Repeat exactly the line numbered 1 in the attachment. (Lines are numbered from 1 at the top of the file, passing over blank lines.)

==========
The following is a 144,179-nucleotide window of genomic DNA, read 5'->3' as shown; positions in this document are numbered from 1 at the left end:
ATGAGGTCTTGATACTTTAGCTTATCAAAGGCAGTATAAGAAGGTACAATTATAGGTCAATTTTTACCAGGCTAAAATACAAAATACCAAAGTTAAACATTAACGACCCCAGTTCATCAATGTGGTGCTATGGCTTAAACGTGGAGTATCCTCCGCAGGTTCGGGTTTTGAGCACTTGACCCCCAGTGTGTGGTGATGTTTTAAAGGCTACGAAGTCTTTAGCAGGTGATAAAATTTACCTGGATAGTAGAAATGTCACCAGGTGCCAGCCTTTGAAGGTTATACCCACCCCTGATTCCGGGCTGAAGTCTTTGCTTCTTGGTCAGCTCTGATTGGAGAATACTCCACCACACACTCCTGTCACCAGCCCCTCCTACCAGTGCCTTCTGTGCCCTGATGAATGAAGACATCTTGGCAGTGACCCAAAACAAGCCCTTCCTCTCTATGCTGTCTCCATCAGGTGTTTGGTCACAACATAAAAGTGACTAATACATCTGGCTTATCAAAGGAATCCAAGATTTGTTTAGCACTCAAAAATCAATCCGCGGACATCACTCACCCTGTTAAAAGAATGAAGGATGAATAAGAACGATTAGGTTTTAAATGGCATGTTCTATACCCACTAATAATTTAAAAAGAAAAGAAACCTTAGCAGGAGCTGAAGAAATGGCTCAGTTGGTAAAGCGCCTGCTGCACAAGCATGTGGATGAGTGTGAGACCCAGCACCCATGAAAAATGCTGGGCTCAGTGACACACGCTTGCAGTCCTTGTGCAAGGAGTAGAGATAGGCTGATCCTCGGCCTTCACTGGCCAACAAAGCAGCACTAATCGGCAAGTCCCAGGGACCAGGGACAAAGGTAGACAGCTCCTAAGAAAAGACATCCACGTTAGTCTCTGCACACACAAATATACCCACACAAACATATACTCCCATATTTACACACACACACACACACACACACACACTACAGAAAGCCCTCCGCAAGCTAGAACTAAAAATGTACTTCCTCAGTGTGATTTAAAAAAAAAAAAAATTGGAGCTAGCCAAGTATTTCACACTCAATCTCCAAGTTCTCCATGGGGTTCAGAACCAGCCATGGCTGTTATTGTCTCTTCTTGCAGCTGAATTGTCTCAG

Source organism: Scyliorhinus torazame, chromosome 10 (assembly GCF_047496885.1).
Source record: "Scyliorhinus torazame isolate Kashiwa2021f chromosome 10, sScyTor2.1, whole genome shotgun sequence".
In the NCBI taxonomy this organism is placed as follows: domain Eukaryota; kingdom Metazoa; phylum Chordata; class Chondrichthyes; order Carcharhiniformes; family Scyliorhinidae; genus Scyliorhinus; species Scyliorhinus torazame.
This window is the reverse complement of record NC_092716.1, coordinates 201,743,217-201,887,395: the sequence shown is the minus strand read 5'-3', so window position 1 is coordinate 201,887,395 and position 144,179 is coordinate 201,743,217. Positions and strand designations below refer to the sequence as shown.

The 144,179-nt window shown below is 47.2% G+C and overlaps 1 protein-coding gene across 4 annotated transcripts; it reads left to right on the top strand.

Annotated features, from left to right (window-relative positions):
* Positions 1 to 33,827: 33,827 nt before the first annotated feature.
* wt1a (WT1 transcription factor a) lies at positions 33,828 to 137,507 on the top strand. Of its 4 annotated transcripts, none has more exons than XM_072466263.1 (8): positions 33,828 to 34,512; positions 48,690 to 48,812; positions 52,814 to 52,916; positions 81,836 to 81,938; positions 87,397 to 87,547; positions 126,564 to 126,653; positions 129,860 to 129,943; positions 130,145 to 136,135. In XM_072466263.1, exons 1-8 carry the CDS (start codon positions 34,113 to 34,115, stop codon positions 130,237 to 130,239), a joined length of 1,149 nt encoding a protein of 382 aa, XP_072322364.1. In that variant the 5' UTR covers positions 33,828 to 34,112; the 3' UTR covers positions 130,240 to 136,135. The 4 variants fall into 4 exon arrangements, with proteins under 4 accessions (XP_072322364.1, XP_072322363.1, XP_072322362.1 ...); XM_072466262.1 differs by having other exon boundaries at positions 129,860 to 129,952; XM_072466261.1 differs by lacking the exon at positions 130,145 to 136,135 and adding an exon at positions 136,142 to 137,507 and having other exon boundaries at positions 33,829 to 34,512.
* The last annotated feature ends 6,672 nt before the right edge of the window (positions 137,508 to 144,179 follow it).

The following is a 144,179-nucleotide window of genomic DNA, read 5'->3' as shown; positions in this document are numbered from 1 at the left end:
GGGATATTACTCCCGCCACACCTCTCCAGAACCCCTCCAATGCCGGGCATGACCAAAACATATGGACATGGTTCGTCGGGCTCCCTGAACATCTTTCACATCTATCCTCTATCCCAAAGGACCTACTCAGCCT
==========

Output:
The following is a 144,179-nucleotide window of genomic DNA, read 5'->3' as shown; positions in this document are numbered from 1 at the left end: